I’m watching the BBC series Tales from the Green Valley, which follows a group of historians as they recreate life on a British farm in the 17th century. In an article on the series, Megan Lane of BBC News Magazine says participants came away with a list of things they would bring back to modern society:
- Knowing your neighbors provides social contact, shared labor, skills and produce. If you’re willing to help others, then others are more likely to help you in times of need.
- Sharing the load with others is mandatory for running a farm.
- Growing your own food is healthier.
- Reusing and recycling was mandatory, with a use for everything.
- Dressing for practicality meant wearing the right clothes to keep warm and dry, or to prevent bites, stings, sunburn and scratches.
- Biodiversity protected against unforeseen calamity.
- Reliance on any one thing leaves you vulnerable.
- No pesticides meant a richer variety of birds, butterflies and other insects, many of which feast on pests.
John Seymour covers much of this wisdom in his book on self-sufficiency, and Dr. E.E. Schumacher writes in the book’s forward:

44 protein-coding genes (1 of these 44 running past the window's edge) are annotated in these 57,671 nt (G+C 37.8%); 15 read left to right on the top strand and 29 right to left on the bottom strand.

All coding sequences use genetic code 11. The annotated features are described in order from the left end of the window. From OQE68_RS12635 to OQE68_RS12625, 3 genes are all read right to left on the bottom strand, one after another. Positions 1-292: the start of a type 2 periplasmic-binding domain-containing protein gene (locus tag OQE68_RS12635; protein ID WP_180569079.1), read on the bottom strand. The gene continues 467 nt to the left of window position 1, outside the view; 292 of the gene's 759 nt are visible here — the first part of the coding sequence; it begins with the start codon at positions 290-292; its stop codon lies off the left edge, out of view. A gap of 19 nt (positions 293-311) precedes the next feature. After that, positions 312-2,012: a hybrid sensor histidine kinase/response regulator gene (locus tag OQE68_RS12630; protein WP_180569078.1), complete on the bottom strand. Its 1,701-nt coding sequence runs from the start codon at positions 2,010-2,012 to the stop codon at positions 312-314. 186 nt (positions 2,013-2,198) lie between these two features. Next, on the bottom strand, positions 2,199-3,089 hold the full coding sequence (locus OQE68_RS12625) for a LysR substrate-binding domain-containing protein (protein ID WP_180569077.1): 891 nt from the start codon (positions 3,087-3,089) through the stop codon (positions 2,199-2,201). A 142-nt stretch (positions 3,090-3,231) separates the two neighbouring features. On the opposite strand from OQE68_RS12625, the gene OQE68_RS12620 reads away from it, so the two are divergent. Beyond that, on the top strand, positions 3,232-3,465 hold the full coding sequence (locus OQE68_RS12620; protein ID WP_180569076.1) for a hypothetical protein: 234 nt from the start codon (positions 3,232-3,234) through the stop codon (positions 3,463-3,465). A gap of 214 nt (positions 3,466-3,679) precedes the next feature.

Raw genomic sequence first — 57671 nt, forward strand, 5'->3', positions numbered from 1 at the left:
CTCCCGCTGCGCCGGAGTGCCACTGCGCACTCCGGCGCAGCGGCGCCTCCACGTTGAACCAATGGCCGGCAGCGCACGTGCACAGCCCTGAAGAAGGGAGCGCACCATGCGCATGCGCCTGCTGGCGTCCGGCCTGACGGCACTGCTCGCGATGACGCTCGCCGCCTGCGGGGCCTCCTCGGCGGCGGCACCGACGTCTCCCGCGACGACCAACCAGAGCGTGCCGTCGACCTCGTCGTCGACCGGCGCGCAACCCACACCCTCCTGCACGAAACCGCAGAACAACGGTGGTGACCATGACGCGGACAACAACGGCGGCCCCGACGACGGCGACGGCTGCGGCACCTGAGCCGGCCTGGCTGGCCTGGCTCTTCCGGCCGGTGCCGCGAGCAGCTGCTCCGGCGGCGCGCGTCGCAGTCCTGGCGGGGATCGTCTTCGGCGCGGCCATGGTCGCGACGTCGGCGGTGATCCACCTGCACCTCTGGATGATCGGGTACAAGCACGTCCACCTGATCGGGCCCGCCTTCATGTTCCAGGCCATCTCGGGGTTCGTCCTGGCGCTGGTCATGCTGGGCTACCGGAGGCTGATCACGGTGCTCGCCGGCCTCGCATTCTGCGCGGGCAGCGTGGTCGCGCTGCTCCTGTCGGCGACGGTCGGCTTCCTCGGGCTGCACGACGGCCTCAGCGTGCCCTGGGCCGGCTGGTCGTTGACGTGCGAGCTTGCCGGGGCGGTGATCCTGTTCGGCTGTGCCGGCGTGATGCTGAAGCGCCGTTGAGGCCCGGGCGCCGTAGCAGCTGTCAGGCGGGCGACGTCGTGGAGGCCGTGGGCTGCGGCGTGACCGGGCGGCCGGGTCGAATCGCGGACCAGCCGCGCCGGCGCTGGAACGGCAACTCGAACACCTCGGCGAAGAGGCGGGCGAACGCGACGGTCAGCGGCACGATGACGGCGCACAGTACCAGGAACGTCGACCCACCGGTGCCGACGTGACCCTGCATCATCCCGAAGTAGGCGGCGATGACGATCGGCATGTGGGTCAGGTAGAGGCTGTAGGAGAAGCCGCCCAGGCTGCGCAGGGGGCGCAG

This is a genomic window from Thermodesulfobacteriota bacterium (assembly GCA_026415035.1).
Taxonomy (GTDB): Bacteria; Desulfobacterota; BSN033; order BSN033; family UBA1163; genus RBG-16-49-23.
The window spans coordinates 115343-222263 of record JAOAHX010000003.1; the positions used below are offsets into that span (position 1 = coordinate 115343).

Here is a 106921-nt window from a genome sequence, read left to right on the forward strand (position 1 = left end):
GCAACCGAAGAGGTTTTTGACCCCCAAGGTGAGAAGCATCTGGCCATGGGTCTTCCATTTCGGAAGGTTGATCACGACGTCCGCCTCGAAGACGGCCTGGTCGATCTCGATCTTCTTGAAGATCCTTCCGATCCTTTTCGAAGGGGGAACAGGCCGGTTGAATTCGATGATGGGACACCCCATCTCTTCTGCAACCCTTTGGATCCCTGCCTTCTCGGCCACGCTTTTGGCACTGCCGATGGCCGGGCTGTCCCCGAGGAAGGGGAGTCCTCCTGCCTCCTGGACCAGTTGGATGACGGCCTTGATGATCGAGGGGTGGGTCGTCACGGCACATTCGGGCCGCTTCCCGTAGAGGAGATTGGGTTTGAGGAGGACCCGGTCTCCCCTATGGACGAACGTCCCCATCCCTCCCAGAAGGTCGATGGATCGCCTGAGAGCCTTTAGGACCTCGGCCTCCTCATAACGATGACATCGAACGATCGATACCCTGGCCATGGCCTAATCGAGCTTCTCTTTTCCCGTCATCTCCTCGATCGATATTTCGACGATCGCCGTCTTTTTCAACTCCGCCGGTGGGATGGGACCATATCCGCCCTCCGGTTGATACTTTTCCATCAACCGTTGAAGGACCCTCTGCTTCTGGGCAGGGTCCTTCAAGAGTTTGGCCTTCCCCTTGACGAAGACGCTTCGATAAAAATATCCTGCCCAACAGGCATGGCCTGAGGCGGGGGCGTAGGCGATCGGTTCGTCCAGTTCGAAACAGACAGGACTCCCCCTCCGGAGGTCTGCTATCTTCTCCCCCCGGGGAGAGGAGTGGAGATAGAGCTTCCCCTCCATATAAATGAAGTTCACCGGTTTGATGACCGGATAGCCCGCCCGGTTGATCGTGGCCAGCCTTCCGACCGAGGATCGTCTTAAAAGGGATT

We can do things for ourselves or we can pay others to do them for us. These are the two “systems” that support us; we might call them the “self-reliance system” and the “organization system”. The former tends to breed self-reliant men and women; the latter tends to produce organization men and women.
We are an “organization” society, dependent on a vast and complex system to survive. In the U.S., the average grocery store’s produce travels nearly 1,500 miles between the farm where it was grown and our refrigerators. The country grinds to a halt if oil supplies are interrupted. After Hurricane Katrina hit, oil refineries struggled to restore the pipelines that fed the entire east coast (electricity was out and facilities were flooded). The 2003 Blackout stopped subways, elevators and air conditioners as a record heatwave hit the northeast U.S. and Canada.
The point is, we are intricately tied together in this grid and few have the skills needed to survive when the “grid” goes down. My goal is to create a self-sufficient lifestyle (to whatever extent that is possible). It’s NOT about returning to an earlier age, but rather learning the lessons our ancestors left for us, while incorporating the best the 21st century has to offer.